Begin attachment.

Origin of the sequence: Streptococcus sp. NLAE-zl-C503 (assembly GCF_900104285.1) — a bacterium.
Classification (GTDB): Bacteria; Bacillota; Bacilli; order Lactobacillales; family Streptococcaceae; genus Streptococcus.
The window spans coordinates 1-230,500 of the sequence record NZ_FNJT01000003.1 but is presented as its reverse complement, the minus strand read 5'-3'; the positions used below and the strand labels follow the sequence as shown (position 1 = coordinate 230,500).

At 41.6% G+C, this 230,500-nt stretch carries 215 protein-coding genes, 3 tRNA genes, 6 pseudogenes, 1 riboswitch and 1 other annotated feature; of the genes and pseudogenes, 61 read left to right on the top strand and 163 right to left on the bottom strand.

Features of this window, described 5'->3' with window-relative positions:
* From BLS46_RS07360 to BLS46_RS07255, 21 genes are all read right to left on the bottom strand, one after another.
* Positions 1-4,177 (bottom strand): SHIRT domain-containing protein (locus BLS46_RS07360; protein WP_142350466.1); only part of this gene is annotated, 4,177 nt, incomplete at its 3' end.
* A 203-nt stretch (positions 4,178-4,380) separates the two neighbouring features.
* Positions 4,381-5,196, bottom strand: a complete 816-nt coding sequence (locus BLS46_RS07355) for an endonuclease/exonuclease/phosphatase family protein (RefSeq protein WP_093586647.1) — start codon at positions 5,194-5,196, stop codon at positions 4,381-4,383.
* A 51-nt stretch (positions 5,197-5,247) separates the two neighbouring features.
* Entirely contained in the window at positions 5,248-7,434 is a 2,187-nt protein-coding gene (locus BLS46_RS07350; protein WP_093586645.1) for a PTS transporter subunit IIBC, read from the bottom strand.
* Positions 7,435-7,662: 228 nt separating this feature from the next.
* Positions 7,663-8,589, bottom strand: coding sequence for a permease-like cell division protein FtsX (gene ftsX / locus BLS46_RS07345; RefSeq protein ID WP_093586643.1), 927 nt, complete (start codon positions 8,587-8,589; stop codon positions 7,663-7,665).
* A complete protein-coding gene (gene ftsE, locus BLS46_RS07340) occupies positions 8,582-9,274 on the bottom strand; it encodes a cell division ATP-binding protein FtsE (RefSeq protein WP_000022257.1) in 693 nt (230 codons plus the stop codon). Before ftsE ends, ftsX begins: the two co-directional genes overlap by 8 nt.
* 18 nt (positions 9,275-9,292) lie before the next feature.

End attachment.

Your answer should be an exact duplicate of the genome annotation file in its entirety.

Origin of the sequence: Streptococcus sp. NLAE-zl-C503 (assembly GCF_900104285.1) — a bacterium.
Classification (GTDB): Bacteria; Bacillota; Bacilli; order Lactobacillales; family Streptococcaceae; genus Streptococcus.
The window spans coordinates 1-230,500 of the sequence record NZ_FNJT01000003.1 but is presented as its reverse complement, the minus strand read 5'-3'; the positions used below and the strand labels follow the sequence as shown (position 1 = coordinate 230,500).

At 41.6% G+C, this 230,500-nt stretch carries 215 protein-coding genes, 3 tRNA genes, 6 pseudogenes, 1 riboswitch and 1 other annotated feature; of the genes and pseudogenes, 61 read left to right on the top strand and 163 right to left on the bottom strand.

Features of this window, described 5'->3' with window-relative positions:
* From BLS46_RS07360 to BLS46_RS07255, 21 genes are all read right to left on the bottom strand, one after another.
* Positions 1-4,177 (bottom strand): SHIRT domain-containing protein (locus BLS46_RS07360; protein WP_142350466.1); only part of this gene is annotated, 4,177 nt, incomplete at its 3' end.
* A 203-nt stretch (positions 4,178-4,380) separates the two neighbouring features.
* Positions 4,381-5,196, bottom strand: a complete 816-nt coding sequence (locus BLS46_RS07355) for an endonuclease/exonuclease/phosphatase family protein (RefSeq protein WP_093586647.1) — start codon at positions 5,194-5,196, stop codon at positions 4,381-4,383.
* A 51-nt stretch (positions 5,197-5,247) separates the two neighbouring features.
* Entirely contained in the window at positions 5,248-7,434 is a 2,187-nt protein-coding gene (locus BLS46_RS07350; protein WP_093586645.1) for a PTS transporter subunit IIBC, read from the bottom strand.
* Positions 7,435-7,662: 228 nt separating this feature from the next.
* Positions 7,663-8,589, bottom strand: coding sequence for a permease-like cell division protein FtsX (gene ftsX / locus BLS46_RS07345; RefSeq protein ID WP_093586643.1), 927 nt, complete (start codon positions 8,587-8,589; stop codon positions 7,663-7,665).
* A complete protein-coding gene (gene ftsE, locus BLS46_RS07340) occupies positions 8,582-9,274 on the bottom strand; it encodes a cell division ATP-binding protein FtsE (RefSeq protein WP_000022257.1) in 693 nt (230 codons plus the stop codon). Before ftsE ends, ftsX begins: the two co-directional genes overlap by 8 nt.
* 18 nt (positions 9,275-9,292) lie before the next feature.